Barack’s biofuel blooper
It didn’t take long for the Democrats’ golden boy to pick up a tarnish. First, Barack Obama did a whopping and entirely self-interested U-turn, declining public funding for the general election after repeatedly promising otherwise. Then, last week, the New York Times rolled out a reminder that even on environmental issues, the Democratic nominee isn’t beyond reproach: his campaign has deep and troubling ties to the corn ethanol lobby.
When Obama campaigns in the corn belt, the Times reports, he often brings along his friend Tom Daschle, the former Senate majority leader, who now serves on the boards of three ethanol companies and works as a policy adviser to renewable energy providers. Obama’s chief adviser on energy and environmental issues, Jason Grumet, previously worked for the National Commission on Energy Policy, a Daschle project with ties to the ethanol industry. And Obama himself has cozied up to corn ethanol, courting controversy early in his Senate career by accepting subsidized travel on jets owned by Archer Daniels Midland, the country’s largest ethanol producer.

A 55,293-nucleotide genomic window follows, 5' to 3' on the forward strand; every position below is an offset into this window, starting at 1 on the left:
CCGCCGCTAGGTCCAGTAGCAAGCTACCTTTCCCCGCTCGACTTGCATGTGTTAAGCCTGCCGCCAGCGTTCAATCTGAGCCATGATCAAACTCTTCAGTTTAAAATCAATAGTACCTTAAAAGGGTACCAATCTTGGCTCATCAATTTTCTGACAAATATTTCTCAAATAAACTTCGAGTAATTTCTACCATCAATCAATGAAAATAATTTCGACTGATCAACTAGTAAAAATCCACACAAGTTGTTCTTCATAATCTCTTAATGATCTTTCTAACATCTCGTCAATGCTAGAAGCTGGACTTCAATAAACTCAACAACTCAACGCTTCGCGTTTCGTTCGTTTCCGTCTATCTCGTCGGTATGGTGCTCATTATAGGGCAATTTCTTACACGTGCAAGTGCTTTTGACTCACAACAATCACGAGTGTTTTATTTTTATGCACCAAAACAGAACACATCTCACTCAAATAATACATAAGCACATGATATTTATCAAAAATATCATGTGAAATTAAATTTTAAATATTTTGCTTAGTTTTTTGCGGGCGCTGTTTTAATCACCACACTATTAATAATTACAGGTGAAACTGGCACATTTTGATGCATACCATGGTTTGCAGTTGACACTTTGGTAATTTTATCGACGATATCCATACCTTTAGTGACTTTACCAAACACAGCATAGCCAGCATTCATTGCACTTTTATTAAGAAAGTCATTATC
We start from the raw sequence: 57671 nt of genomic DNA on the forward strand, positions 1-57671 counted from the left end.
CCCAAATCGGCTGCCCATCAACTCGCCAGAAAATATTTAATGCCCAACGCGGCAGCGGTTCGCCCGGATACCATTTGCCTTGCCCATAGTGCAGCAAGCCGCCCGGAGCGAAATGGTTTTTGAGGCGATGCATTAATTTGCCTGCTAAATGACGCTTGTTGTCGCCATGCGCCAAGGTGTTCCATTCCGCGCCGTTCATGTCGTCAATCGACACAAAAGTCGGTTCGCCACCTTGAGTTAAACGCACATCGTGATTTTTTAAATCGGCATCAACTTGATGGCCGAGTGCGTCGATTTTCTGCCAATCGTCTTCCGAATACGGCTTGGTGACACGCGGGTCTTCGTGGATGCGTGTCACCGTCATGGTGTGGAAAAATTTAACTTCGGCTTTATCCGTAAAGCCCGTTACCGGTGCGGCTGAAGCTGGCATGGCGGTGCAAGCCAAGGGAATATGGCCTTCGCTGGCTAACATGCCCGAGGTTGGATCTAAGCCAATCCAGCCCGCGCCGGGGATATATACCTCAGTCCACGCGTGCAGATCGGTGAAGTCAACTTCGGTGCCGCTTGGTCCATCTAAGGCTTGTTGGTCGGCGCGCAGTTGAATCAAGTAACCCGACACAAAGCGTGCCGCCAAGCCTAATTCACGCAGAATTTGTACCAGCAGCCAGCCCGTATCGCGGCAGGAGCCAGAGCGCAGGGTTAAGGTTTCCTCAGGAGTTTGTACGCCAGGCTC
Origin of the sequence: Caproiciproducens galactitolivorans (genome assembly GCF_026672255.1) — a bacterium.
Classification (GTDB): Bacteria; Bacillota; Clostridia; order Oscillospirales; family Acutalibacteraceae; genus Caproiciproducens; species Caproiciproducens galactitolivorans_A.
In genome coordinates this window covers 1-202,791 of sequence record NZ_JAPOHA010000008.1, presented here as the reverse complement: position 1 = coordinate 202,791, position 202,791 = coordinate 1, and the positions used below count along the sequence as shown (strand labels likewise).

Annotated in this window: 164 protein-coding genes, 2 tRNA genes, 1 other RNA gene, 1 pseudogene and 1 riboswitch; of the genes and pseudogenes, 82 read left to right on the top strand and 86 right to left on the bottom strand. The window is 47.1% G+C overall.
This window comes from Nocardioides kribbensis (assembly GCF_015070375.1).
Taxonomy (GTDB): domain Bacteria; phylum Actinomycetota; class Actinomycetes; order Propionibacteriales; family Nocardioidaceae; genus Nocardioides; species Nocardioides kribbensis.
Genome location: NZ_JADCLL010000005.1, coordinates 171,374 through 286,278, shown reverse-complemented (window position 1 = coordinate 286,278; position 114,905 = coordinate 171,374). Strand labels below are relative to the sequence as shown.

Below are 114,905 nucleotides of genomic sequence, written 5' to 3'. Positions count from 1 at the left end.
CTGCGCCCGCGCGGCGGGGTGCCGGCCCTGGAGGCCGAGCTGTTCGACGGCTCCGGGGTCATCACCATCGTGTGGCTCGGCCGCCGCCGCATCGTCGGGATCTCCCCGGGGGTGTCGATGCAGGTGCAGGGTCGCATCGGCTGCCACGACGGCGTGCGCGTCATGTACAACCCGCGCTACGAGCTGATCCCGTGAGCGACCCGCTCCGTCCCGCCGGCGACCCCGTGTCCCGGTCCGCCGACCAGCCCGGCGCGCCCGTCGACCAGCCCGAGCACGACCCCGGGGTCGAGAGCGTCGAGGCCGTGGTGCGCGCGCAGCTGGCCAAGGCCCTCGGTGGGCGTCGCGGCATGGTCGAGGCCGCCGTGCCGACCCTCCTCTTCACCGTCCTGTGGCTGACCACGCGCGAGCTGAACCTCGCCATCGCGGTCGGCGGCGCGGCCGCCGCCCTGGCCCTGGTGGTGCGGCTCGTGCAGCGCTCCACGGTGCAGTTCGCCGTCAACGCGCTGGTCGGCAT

That might help explain Obama’s misguided stance on corn ethanol: He’s declared his support for the multibillion dollar subsidies currently propping up the industry, and for the appalling 54-cent-a-gallon import tariff on sugarcane ethanol, which is both cheaper and more efficient than corn-based biofuels. This is, of course, one of the few areas of environmental policy in which John McCain’s instincts are better than Obama’s; the GOP nominee is a longtime opponent of corn-ethanol subsidies, and as a fan of free trade also opposes import tariffs.
As a senator from Illinois - America’s number-two corn state - Obama is undoubtedly familiar with the economic realities of corn ethanol: that it’s good for a handful of heavily subsidized farmers and entrepreneurs, and bad for both the environment and the American consumer. Still, political imperatives look likely to take precedence for the foreseeable future: Corn-rich Iowa was the only state besides New Mexico that switched from the Democratic to the Republican column in the 2004 election, and Obama is determined to flip it back.
As long as John McCain’s energy policies continue to focus on piffle-like gas tax holidays, better battery competitions, and off-shore drilling, Obama’s pandering on corn ethanol probably won’t do his electoral prospects much harm. But it’s a timely reminder, at least, that the Republicans don’t hold a total monopoly on environmental wrong-headedness.
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